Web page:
(wordformulae) and manifests a unified structure of mathematics. As such, the methods are complementary,direct and easy. The authors highlight the use of multiplication process based on Vedic algorithmsand its implementations on 8085 and 8086 microprocessors, resulting in appreciable savings in processingtime. The exploration of Vedic algorithms in the DSP domain may prove to be extremely advantageous.Engineering institutions now seek to incorporate research-based studies in Vedic mathematics forits applications in various engineering processes. Further research prospects may include the designand development of a Vedic DSP chip using VLSI technology.
*A revised and expanded version of a keynote addresspaper presented at the
Global Congress on Engineer-ing Education
, held in Bangkok, Thailand, from 5 to 9 July2004. This paper was awarded the UICEE diamond award(joint first grade with one other paper) by popular vote of Conference participants for the most significant contribu-tion to the field of engineering education.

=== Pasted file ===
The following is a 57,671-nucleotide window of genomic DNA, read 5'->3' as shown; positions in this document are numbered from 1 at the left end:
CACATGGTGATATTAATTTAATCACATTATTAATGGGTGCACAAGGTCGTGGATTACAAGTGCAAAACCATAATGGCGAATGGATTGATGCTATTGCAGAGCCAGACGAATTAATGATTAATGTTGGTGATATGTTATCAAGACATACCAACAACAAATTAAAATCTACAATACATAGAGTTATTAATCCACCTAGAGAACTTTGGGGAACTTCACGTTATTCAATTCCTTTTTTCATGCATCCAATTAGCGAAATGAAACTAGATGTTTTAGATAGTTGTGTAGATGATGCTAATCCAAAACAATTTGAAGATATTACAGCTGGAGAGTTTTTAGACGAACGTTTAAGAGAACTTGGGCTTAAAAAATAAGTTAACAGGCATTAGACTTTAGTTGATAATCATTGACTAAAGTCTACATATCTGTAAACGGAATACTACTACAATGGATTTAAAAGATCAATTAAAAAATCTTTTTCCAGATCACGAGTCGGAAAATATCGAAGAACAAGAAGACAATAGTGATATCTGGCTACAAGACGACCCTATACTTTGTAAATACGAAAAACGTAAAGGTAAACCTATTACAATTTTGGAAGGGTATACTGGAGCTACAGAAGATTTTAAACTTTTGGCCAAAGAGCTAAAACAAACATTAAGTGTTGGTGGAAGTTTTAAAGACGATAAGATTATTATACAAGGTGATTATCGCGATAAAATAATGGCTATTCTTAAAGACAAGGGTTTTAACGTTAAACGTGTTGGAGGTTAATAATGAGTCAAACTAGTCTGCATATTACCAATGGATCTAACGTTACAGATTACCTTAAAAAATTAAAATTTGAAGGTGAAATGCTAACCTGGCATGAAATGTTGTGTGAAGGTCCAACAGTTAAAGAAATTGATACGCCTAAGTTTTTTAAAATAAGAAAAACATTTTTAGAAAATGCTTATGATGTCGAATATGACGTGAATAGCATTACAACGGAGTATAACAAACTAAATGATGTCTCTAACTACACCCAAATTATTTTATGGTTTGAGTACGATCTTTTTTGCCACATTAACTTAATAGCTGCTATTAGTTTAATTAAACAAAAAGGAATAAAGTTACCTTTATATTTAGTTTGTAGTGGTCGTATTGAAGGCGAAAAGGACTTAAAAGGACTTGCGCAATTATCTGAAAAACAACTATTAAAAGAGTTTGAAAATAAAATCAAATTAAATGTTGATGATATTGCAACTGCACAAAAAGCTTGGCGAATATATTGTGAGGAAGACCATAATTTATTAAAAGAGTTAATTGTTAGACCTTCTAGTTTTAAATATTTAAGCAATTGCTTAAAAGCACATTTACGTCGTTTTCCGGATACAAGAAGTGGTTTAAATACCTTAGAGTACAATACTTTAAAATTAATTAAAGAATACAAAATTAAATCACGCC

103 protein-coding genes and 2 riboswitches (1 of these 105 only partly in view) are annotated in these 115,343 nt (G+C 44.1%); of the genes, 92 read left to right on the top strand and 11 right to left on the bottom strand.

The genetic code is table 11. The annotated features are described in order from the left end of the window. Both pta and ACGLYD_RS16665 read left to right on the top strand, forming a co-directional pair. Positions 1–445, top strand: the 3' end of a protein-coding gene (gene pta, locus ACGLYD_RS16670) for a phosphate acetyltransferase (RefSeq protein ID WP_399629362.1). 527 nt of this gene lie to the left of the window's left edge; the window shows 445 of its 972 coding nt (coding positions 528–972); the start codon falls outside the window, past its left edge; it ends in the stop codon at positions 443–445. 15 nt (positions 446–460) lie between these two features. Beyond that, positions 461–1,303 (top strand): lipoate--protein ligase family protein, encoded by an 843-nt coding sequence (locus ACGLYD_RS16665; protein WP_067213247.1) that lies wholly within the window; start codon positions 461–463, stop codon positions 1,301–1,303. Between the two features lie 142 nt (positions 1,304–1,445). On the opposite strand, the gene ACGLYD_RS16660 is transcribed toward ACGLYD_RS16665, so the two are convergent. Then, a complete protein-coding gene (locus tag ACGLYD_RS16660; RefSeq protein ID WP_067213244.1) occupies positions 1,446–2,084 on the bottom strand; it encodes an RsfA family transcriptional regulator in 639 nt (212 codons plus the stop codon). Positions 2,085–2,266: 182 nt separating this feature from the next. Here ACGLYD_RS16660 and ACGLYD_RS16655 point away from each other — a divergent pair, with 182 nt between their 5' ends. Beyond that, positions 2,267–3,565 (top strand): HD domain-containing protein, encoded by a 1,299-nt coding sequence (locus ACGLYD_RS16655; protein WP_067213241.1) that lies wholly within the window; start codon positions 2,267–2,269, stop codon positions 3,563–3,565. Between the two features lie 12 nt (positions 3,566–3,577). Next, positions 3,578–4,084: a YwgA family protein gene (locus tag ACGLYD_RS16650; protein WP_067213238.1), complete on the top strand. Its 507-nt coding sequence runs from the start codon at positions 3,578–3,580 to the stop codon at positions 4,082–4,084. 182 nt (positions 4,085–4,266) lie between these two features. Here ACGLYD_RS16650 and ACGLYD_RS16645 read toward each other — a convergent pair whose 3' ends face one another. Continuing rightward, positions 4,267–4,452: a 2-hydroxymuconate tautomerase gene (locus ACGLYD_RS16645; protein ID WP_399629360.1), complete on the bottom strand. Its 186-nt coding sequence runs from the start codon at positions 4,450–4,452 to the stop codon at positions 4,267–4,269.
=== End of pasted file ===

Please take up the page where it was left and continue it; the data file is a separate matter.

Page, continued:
history and philosophy [1]. He studied these ancienttexts for years and, after careful investigation, wasable to reconstruct a series of mathematical formulaecalled
.Bharati Krishna Tirthaji, who was also the formerShankaracharya (major religious leader) of Puri,India, delved into the ancient Vedic texts and estab-lished the techniques of this system in his pioneeringwork,
Vedic Mathematics
(1965), which is consideredthe starting point for all work on Vedic mathematics.Vedic mathematics was immediately hailed as a newalternative system of mathematics when a copy of the book reached London in the late 1960s.Some British mathematicians, including KennethWilliams, Andrew Nicholas and Jeremy Pickles, took interest in this new system. They extended theintroductory material of Bharati Krishna’s book, anddelivered lectures on it in London. In 1981, this wascollated into a book entitled
 Introductory Lectureson Vedic Mathematics
[2]. A few successive trips toIndia by Andrew Nicholas between 1981 and 1987
P.D. Chidgupkar & M.T. Karad 
154renewed interest in Vedic mathematics, and scholarsand teachers in India started taking it seriously.According to Mahesh Yogi,
of Vedic Mathematics are the software for the cosmiccomputer that runs this universe